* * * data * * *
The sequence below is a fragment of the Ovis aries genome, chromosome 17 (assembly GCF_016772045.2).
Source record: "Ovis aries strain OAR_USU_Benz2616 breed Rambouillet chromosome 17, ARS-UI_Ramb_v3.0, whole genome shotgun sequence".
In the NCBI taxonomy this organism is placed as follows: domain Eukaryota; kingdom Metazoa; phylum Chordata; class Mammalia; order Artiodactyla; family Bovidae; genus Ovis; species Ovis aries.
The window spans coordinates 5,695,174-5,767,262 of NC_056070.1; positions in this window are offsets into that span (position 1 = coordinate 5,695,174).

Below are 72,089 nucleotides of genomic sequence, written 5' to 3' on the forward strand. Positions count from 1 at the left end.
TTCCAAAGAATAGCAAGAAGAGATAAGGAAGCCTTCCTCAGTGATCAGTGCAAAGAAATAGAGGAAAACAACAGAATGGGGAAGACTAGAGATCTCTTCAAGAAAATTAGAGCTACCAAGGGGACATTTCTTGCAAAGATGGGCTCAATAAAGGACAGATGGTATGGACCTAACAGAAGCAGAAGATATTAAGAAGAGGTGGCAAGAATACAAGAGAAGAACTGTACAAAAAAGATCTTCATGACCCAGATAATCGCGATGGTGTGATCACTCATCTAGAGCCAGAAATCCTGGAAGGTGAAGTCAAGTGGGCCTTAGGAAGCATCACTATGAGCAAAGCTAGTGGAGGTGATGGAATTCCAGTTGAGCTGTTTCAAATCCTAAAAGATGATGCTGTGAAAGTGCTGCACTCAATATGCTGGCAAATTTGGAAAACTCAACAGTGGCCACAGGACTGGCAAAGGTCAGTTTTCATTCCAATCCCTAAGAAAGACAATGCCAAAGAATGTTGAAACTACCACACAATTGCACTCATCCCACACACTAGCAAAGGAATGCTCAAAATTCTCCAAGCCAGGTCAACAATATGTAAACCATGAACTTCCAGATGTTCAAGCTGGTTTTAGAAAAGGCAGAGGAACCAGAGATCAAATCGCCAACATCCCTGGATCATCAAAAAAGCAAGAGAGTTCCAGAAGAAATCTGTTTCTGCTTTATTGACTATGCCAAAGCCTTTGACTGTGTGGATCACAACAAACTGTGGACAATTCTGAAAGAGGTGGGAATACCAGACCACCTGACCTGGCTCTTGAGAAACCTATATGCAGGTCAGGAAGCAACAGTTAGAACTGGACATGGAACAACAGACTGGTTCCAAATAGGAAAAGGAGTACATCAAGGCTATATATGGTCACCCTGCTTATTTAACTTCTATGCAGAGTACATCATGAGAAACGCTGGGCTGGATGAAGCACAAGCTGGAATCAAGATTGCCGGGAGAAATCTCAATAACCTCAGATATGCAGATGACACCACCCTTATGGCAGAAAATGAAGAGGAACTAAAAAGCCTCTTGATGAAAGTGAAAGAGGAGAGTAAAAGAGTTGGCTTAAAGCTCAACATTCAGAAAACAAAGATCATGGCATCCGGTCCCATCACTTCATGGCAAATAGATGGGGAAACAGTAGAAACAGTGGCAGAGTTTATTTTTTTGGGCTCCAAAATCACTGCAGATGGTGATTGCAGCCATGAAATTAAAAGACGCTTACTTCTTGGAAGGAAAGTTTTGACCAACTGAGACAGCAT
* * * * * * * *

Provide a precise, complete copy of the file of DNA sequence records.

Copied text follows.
The sequence below is a fragment of the Ovis aries genome, chromosome 17 (assembly GCF_016772045.2).
Source record: "Ovis aries strain OAR_USU_Benz2616 breed Rambouillet chromosome 17, ARS-UI_Ramb_v3.0, whole genome shotgun sequence".
In the NCBI taxonomy this organism is placed as follows: domain Eukaryota; kingdom Metazoa; phylum Chordata; class Mammalia; order Artiodactyla; family Bovidae; genus Ovis; species Ovis aries.
The window spans coordinates 5,695,174-5,767,262 of NC_056070.1; positions in this window are offsets into that span (position 1 = coordinate 5,695,174).

Below are 72,089 nucleotides of genomic sequence, written 5' to 3' on the forward strand. Positions count from 1 at the left end.
TTCCAAAGAATAGCAAGAAGAGATAAGGAAGCCTTCCTCAGTGATCAGTGCAAAGAAATAGAGGAAAACAACAGAATGGGGAAGACTAGAGATCTCTTCAAGAAAATTAGAGCTACCAAGGGGACATTTCTTGCAAAGATGGGCTCAATAAAGGACAGATGGTATGGACCTAACAGAAGCAGAAGATATTAAGAAGAGGTGGCAAGAATACAAGAGAAGAACTGTACAAAAAAGATCTTCATGACCCAGATAATCGCGATGGTGTGATCACTCATCTAGAGCCAGAAATCCTGGAAGGTGAAGTCAAGTGGGCCTTAGGAAGCATCACTATGAGCAAAGCTAGTGGAGGTGATGGAATTCCAGTTGAGCTGTTTCAAATCCTAAAAGATGATGCTGTGAAAGTGCTGCACTCAATATGCTGGCAAATTTGGAAAACTCAACAGTGGCCACAGGACTGGCAAAGGTCAGTTTTCATTCCAATCCCTAAGAAAGACAATGCCAAAGAATGTTGAAACTACCACACAATTGCACTCATCCCACACACTAGCAAAGGAATGCTCAAAATTCTCCAAGCCAGGTCAACAATATGTAAACCATGAACTTCCAGATGTTCAAGCTGGTTTTAGAAAAGGCAGAGGAACCAGAGATCAAATCGCCAACATCCCTGGATCATCAAAAAAGCAAGAGAGTTCCAGAAGAAATCTGTTTCTGCTTTATTGACTATGCCAAAGCCTTTGACTGTGTGGATCACAACAAACTGTGGACAATTCTGAAAGAGGTGGGAATACCAGACCACCTGACCTGGCTCTTGAGAAACCTATATGCAGGTCAGGAAGCAACAGTTAGAACTGGACATGGAACAACAGACTGGTTCCAAATAGGAAAAGGAGTACATCAAGGCTATATATGGTCACCCTGCTTATTTAACTTCTATGCAGAGTACATCATGAGAAACGCTGGGCTGGATGAAGCACAAGCTGGAATCAAGATTGCCGGGAGAAATCTCAATAACCTCAGATATGCAGATGACACCACCCTTATGGCAGAAAATGAAGAGGAACTAAAAAGCCTCTTGATGAAAGTGAAAGAGGAGAGTAAAAGAGTTGGCTTAAAGCTCAACATTCAGAAAACAAAGATCATGGCATCCGGTCCCATCACTTCATGGCAAATAGATGGGGAAACAGTAGAAACAGTGGCAGAGTTTATTTTTTTGGGCTCCAAAATCACTGCAGATGGTGATTGCAGCCATGAAATTAAAAGACGCTTACTTCTTGGAAGGAAAGTTTTGACCAACTGAGACAGCAT